It’s called conolidine, and it’s been used for many years in traditional Chinese, Ayurvedic, and Thai medicines.
Originally isolated from the bark of a tropical, ornamental flowering plant Tabernaemontana divaricata (also known as crepe jasmine or pinwheel flower, pictured), the compound from the leaves and roots have been used for anti-inflammation and pain relief, respectively.
Now, a synthetic form of the rare natural product can alleviate fever and acute pain as well, according to researchers from the Scripps Research Institute.
Conolidine belongs to a larger class of natural products, called C5-nor stemmadenines, members of which have been described as opioid analgesics belonging to the same class of compounds as morphine and hydrocone.
But because conolidine is not an opioid, it might offer pain relief without complications like the development of dependence and nausea.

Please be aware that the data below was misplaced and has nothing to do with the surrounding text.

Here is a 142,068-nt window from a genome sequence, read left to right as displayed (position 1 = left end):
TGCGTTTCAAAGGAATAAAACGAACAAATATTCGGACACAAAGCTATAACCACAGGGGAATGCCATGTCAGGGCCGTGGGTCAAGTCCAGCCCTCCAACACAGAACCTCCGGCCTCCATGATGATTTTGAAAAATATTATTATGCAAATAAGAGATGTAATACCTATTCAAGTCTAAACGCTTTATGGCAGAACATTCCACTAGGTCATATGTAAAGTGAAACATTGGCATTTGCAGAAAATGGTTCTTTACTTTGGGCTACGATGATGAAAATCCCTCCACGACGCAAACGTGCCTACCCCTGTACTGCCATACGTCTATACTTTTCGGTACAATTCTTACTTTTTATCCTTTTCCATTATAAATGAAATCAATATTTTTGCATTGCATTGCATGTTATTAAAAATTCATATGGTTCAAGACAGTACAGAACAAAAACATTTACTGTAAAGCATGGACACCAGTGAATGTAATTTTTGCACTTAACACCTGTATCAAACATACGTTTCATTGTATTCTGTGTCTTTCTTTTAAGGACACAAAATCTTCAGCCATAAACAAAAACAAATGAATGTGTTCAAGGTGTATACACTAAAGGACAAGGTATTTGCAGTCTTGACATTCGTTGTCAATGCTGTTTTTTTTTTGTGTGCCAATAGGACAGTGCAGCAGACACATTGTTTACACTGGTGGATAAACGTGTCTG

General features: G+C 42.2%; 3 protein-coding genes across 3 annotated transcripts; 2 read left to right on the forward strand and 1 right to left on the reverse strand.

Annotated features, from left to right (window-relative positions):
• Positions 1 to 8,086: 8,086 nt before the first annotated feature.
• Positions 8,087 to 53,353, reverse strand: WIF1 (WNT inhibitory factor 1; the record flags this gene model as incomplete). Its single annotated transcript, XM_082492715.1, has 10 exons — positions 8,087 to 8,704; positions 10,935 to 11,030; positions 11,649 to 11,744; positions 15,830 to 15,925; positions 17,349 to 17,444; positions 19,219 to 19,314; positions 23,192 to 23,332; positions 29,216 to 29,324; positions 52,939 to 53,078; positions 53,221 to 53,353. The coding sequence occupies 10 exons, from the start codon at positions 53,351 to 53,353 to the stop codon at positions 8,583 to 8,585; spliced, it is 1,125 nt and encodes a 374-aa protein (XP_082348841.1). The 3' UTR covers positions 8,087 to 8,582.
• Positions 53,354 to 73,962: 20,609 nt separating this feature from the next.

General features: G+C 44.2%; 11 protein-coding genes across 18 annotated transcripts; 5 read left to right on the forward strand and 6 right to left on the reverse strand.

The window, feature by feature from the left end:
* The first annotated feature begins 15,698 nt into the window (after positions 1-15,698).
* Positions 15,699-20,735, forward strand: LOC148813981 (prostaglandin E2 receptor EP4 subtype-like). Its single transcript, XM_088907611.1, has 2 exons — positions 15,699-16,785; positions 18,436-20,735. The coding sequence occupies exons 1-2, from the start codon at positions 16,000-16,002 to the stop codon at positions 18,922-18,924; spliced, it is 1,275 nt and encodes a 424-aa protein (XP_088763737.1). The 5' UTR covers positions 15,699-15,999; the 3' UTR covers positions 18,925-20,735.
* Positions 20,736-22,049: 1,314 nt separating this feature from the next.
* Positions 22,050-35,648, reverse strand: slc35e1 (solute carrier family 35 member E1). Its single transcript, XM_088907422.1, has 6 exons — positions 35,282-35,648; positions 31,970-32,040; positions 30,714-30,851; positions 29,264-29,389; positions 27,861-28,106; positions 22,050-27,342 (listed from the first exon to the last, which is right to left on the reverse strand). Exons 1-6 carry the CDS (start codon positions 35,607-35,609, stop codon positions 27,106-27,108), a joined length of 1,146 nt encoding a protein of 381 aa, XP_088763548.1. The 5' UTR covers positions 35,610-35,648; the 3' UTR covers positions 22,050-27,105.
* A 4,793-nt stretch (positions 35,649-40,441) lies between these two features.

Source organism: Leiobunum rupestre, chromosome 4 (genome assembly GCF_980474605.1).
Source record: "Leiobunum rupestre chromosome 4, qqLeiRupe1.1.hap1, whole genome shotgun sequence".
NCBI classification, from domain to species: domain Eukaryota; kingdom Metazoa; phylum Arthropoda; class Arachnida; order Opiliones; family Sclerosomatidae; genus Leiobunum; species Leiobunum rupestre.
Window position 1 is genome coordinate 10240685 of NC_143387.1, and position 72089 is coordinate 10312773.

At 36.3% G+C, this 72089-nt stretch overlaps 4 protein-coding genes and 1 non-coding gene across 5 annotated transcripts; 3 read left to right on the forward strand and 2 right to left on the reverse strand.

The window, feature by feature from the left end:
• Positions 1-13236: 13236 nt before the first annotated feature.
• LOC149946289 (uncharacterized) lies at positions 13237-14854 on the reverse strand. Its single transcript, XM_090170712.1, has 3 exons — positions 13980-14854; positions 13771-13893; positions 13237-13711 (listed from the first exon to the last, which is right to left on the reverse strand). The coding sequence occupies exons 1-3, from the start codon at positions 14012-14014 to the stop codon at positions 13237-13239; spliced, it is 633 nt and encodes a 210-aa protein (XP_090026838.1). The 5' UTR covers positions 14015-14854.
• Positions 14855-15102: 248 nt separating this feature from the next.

Although researchers are aware of the analgesic effects of similar compounds, it's been difficult to investigate conolidine since there isn't enough of it available from natural sources. It makes up just 0.00014% of the bark of T. divaricata.
So in order to conduct medicinal testing with mice, the team developed a method to rapidly synthesize the compound.
They found that conolidine’s potency was similar to morphine, but behaved differently. It doesn’t act at any of the receptors associated with opiates, missing most of the major neurotransmitter receptors completely. Nature News explains:
Morphine and other opioids increase the activity of the locomotor centers in the brain, which control the mice's movements, by raising levels of the neurotransmitter dopamine. This seems to be related to their addictive properties.
But conolidine doesn’t affect locomotor activity, suggesting that it doesn’t induce dopamine elevations.
In 2009 alone, analgesics saw the sales of several tens of billions of dollars.
The study was published in Nature Chemistry today.
Image by rjackb via Flickr
This post was originally published on Smartplanet.com